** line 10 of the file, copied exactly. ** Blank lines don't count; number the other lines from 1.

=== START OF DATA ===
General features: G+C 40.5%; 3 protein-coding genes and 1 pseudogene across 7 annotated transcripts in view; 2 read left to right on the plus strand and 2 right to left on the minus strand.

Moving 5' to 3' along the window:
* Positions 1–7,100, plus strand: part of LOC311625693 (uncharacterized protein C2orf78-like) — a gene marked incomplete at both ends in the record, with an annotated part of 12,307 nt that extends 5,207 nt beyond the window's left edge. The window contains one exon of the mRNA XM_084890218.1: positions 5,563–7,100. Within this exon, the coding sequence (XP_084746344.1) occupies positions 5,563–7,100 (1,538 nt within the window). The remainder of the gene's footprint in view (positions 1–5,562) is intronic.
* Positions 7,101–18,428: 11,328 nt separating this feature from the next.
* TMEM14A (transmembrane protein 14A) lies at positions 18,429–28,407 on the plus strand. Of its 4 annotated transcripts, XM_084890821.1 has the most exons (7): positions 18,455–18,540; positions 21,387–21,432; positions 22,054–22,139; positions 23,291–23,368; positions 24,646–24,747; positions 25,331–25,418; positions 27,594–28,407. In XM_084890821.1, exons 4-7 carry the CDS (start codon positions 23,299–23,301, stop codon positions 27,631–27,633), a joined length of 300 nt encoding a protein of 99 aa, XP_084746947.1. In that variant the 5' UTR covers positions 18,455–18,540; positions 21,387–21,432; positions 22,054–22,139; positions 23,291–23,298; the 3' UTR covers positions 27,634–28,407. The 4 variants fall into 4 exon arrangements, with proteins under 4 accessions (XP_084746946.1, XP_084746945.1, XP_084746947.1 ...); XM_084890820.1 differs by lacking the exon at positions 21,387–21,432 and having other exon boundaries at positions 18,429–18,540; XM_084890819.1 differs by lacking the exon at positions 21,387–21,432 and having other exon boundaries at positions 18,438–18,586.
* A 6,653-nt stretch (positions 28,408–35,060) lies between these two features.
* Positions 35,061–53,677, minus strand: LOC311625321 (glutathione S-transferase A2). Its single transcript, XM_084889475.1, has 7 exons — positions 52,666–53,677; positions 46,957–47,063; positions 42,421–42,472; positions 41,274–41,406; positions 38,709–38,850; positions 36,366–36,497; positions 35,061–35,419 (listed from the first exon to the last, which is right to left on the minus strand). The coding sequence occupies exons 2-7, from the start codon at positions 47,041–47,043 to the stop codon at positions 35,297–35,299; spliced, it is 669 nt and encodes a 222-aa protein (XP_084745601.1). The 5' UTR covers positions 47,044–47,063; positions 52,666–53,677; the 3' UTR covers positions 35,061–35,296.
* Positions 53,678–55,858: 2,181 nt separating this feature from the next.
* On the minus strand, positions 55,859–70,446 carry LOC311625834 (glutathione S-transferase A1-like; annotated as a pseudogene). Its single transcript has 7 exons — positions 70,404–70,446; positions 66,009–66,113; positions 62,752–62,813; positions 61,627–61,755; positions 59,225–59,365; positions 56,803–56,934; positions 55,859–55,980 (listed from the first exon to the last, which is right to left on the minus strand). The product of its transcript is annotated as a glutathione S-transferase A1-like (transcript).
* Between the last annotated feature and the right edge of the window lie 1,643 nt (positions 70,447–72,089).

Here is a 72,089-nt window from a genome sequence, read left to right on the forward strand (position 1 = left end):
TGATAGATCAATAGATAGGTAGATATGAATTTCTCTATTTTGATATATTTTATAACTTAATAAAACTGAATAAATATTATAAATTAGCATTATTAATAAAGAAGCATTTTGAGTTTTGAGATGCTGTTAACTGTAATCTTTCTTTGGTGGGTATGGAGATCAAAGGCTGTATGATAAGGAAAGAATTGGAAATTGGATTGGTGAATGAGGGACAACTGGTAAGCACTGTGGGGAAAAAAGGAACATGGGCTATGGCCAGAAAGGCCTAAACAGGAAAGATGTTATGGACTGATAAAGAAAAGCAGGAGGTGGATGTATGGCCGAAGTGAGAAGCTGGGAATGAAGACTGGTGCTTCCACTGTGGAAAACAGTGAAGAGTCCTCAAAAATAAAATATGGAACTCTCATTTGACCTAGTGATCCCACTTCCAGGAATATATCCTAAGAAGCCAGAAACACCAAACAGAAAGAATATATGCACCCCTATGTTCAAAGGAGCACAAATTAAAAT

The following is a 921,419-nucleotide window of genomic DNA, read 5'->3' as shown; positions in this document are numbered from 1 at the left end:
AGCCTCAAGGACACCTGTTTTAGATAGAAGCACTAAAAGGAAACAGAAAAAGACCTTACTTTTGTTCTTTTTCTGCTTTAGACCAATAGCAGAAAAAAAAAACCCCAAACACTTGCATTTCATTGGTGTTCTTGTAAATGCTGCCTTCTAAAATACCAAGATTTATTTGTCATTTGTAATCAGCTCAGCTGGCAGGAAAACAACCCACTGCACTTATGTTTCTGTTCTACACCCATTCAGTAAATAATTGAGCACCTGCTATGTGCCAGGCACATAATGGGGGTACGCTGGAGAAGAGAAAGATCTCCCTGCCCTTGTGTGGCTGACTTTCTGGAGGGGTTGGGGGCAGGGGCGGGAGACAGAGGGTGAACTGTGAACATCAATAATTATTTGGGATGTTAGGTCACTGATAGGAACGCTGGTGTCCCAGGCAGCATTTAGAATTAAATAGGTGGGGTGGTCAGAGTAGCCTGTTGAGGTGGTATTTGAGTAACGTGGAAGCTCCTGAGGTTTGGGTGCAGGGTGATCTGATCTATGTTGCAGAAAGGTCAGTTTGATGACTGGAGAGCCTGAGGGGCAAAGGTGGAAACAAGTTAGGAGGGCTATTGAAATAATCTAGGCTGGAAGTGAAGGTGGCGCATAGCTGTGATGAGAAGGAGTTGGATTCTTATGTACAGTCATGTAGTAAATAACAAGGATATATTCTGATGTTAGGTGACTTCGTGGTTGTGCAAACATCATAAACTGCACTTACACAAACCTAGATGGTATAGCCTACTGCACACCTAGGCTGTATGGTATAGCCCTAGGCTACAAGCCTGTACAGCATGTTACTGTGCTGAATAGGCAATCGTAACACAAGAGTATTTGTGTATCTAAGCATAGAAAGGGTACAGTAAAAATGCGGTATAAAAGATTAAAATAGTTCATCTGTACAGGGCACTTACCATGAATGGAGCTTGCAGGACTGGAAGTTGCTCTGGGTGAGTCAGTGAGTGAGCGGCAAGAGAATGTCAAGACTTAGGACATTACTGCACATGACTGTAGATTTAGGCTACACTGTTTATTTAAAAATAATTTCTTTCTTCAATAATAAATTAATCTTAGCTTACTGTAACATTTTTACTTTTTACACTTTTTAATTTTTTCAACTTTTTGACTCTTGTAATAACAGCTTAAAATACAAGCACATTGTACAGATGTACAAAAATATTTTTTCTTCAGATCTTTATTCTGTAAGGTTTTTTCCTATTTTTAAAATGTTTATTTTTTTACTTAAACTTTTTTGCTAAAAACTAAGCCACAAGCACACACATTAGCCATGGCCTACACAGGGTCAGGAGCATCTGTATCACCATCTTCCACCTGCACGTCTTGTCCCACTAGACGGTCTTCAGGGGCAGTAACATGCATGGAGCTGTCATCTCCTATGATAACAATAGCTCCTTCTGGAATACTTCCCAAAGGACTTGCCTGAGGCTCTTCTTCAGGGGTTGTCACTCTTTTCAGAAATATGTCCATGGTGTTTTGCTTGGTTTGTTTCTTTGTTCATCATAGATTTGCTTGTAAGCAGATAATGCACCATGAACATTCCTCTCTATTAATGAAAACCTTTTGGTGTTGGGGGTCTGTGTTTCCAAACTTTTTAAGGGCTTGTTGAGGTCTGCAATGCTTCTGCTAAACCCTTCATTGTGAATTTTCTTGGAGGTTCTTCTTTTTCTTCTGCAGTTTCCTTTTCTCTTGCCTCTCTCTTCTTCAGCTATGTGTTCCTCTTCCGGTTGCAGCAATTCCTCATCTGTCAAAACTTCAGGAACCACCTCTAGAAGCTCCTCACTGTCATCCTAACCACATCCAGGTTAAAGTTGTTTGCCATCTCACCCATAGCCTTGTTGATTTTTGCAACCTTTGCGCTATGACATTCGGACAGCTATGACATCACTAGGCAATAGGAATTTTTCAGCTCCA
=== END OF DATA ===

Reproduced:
* Between the last annotated feature and the right edge of the window lie 1,643 nt (positions 70,447–72,089).